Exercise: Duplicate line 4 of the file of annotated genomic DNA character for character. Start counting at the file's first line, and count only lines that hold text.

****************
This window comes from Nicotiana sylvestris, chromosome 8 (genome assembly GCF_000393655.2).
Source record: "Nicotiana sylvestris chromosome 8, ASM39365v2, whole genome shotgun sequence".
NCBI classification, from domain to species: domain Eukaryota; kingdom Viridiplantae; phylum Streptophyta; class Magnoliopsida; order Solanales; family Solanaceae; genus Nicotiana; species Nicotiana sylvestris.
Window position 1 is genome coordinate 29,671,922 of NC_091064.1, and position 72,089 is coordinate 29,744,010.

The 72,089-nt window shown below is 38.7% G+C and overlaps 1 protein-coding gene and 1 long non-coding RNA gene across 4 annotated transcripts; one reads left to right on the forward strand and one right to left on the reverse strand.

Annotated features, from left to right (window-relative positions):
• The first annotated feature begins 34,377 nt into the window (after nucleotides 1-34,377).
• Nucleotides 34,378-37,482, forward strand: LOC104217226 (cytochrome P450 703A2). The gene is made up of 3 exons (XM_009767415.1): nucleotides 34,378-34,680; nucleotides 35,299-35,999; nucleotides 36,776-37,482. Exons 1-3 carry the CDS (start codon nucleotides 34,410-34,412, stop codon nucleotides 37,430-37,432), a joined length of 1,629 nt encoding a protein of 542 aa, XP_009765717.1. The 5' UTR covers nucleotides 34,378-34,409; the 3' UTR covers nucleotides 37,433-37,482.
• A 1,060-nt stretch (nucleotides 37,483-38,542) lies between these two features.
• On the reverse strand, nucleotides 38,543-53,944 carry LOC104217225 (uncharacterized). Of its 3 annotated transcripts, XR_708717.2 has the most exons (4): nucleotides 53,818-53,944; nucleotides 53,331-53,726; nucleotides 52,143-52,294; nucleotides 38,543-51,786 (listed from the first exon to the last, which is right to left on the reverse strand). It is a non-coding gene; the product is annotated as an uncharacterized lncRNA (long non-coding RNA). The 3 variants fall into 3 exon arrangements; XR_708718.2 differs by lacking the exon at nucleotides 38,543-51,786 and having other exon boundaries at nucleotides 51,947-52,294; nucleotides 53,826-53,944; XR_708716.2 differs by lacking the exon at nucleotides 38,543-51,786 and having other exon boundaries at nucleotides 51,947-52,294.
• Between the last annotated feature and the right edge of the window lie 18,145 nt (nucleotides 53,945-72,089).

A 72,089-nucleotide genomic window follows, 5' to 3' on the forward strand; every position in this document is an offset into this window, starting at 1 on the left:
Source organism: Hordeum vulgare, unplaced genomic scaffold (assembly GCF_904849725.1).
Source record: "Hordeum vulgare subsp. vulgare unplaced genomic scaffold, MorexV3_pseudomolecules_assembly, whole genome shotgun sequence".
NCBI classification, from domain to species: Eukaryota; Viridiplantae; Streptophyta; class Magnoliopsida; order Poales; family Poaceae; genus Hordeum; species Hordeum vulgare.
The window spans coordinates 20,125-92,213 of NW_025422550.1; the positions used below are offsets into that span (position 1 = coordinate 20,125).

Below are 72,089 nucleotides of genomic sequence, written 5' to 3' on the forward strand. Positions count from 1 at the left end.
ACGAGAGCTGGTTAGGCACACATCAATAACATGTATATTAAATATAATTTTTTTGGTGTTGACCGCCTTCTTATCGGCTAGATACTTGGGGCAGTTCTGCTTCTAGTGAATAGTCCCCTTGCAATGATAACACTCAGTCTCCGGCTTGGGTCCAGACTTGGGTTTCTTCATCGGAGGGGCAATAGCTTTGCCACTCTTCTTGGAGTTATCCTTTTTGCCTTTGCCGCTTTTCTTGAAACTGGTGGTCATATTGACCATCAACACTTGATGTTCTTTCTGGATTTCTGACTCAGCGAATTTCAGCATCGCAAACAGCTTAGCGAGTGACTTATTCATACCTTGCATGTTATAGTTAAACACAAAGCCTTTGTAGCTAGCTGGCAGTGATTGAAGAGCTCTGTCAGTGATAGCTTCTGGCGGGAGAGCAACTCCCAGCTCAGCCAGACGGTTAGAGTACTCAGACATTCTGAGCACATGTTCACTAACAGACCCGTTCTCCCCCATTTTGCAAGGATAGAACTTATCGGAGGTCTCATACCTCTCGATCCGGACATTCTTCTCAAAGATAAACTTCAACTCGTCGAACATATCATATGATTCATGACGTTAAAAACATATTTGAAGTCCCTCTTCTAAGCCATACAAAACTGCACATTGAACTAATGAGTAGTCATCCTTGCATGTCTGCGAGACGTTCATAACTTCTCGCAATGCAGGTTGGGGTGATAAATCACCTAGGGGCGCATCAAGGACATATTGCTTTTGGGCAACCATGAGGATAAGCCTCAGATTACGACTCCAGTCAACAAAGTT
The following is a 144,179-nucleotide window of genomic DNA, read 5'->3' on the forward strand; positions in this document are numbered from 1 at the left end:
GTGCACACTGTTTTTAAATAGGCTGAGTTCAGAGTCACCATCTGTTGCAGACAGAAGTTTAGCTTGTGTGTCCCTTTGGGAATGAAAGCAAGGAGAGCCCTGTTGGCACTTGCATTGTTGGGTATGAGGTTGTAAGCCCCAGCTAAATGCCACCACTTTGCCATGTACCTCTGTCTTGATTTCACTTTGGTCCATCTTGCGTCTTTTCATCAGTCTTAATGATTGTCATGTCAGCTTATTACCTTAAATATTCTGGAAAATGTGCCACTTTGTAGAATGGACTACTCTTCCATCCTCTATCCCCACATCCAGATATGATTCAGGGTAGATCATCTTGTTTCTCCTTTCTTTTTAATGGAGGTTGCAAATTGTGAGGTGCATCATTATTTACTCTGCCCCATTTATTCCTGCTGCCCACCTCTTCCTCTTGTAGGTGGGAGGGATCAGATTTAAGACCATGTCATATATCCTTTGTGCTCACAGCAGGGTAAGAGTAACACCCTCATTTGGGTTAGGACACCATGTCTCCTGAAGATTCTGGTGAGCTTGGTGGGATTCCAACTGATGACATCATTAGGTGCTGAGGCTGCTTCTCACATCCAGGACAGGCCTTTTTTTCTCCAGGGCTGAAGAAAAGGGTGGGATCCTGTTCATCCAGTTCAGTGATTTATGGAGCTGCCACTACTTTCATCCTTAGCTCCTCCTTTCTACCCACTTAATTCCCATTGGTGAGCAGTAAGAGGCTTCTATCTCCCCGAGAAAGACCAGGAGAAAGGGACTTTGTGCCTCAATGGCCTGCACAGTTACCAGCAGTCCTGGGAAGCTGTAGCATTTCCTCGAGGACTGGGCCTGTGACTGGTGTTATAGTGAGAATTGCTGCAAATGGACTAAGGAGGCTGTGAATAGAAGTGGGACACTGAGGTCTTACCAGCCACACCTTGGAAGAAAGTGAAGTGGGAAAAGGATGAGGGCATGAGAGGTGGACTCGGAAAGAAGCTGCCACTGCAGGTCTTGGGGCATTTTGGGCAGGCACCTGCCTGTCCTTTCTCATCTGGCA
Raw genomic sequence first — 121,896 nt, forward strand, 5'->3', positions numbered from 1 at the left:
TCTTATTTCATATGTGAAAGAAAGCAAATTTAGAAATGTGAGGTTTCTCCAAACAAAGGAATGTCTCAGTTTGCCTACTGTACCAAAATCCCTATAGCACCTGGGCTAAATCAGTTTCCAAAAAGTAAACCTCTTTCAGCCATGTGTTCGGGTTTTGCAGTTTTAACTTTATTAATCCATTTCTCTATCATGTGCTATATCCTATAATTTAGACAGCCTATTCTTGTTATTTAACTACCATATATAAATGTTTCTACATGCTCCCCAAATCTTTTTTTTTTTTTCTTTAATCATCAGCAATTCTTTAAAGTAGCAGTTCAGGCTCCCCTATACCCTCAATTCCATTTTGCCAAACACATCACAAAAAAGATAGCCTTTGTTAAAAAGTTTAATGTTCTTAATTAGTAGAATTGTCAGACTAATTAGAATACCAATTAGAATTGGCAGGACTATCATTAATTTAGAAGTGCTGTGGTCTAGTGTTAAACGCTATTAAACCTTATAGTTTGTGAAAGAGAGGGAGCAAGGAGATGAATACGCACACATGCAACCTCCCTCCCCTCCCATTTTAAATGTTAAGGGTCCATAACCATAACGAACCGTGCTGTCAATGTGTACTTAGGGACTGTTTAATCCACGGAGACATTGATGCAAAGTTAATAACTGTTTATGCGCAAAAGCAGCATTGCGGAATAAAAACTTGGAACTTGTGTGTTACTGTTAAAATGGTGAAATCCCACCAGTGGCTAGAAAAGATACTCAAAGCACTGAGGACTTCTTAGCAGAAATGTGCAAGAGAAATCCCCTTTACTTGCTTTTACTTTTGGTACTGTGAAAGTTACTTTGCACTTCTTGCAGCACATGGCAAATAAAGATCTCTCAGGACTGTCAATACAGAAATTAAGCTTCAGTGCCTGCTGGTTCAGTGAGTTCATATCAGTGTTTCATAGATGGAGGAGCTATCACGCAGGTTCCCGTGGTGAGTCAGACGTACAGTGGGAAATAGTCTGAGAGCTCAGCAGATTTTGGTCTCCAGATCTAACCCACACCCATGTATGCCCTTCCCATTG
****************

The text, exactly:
Window position 1 is genome coordinate 29,671,922 of NC_091064.1, and position 72,089 is coordinate 29,744,010.